It might be 54.6 million kilometers (33.9 million miles) away, but sunrises on Mars look a lot like home.
NASA’s Curiosity rover has recently beamed back a new holiday snap of Mars at the crack of dawn, with the morning sun creeping over the edge of Gale Crater. The image was taken by Curiosity’s navigational camera at 08:38 UTC on November 30, 2019, and shared by Doug Ellison, the rover's Engineering Camera Payload Uplink Lead, the following day on Twitter.
“One of the nicest images I have had the fortune of being asked to take,” Ellison explained on Twitter.
Curiosity is a car-sized rover that landed in Mars’ Gale Crater on August 6, 2012. Its mission was to investigate the Martian climate and geology, most notably to see whether the area ever held environmental conditions favorable for life. Over eight years later, the rover is still alive and kicking, regularly sending back images and valuable data to scientists on Earth.
Gale Crater spans 154 kilometers (96 miles) in diameter. Within this vast basin, believed to be formed by a meteor impact some 3.5 to 3.8 billion years ago, there is also a mountain rising 5,500 meters (18,000 feet) from the crater floor. As mentioned, the crater has also been a subject of curiosity for scientists as there are hints the crater might have once harbored water and, therefore, perhaps microbial life.
The image is in black-and-white, but sunrises and sunsets can be blue on the Red Planet, as shown in this blue sundown taken by Curiosity back in 2015.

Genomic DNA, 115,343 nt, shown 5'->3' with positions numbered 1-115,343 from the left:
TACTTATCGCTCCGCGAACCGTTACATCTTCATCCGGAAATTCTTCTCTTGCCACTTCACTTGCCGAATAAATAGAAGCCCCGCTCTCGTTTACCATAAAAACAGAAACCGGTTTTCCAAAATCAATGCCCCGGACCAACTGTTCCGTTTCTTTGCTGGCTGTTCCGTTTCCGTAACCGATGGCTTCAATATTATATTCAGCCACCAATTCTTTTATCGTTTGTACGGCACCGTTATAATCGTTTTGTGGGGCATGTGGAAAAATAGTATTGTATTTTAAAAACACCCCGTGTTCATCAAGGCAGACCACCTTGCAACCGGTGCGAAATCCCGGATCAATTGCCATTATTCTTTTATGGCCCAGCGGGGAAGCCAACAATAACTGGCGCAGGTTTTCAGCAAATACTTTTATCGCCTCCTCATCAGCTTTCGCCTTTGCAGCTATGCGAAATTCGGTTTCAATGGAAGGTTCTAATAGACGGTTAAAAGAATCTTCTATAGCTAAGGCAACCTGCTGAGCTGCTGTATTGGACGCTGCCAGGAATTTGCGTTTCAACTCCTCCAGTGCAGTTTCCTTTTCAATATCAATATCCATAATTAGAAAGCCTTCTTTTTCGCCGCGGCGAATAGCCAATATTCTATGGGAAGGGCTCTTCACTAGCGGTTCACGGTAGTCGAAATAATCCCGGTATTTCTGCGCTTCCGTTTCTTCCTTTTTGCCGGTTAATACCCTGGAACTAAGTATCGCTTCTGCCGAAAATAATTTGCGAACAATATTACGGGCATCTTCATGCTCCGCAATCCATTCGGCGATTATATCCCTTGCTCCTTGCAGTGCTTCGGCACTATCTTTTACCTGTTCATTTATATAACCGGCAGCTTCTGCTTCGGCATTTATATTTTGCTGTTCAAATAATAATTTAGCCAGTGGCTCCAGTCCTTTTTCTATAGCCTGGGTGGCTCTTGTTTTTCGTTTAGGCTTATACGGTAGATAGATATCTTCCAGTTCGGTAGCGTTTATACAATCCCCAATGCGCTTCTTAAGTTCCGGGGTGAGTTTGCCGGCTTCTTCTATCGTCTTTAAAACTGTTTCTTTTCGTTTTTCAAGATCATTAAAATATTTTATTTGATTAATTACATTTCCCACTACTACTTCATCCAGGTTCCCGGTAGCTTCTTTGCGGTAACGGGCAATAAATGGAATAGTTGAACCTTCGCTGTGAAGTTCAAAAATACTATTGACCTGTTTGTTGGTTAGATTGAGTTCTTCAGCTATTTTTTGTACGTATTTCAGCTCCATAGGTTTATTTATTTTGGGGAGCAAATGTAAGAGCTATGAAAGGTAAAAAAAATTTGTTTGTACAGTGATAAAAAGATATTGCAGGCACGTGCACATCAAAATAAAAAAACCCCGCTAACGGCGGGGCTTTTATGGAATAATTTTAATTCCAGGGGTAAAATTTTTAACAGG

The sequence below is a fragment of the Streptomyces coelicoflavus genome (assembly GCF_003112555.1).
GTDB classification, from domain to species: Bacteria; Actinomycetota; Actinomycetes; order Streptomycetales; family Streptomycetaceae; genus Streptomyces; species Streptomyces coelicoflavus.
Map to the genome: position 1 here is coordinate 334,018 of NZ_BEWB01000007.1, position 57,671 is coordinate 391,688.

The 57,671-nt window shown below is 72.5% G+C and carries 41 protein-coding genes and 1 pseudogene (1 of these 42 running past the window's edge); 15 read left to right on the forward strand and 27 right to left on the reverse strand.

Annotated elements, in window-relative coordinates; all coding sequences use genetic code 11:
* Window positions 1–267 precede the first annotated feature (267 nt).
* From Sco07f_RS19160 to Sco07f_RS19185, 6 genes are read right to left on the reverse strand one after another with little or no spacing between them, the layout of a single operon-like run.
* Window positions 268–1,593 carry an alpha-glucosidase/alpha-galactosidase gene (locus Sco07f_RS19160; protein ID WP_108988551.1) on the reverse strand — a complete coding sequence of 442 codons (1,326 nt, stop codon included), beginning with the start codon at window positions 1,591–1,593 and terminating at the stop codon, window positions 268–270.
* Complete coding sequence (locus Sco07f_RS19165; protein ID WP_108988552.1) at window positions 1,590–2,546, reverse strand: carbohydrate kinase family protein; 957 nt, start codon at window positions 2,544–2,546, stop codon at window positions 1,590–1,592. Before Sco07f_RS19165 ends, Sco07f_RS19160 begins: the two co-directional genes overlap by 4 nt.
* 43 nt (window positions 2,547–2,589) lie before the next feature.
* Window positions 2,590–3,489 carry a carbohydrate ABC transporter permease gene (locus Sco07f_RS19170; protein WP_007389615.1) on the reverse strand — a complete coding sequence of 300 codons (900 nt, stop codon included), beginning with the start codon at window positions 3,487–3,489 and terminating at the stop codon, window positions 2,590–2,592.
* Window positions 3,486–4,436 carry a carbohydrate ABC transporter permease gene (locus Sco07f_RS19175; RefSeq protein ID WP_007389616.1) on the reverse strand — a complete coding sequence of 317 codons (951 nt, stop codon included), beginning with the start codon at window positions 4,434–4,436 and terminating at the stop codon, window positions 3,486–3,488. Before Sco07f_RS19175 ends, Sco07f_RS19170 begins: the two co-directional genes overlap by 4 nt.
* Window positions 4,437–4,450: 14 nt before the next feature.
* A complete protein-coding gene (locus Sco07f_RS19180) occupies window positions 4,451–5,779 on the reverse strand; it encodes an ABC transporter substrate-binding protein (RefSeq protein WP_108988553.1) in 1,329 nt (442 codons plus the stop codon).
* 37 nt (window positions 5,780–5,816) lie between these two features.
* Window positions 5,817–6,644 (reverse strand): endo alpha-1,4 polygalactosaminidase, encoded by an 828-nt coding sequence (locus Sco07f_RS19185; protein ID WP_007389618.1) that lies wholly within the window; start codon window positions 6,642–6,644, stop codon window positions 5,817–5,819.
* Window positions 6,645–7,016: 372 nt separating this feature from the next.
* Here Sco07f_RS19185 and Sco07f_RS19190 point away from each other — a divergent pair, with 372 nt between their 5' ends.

"The colors come from the fact that the very fine dust is the right size so that blue light penetrates the atmosphere slightly more efficiently," Mark Lemmon, from Texas A&M University and the Curiosity science-team member who planned the observations, explained in 2015. "When the blue light scatters off the dust, it stays closer to the direction of the sun than light of other colors does. The rest of the sky is yellow to orange, as yellow and red light scatters all over the sky instead of being absorbed or staying close to the sun."
Although Curiosity has been a loyal correspondent over the past few years, it might soon become overshadowed with the upcoming Mars 2020 mission. Set to touch down in Jezero crater on Mars in February 2021, the 2020 rover is kitted with even more advanced cameras and instruments, along with more durable armor and wheels. Just like its predecessor, its main mission is to look for signs of habitable conditions on Mars in the ancient past and signs of microbial life itself.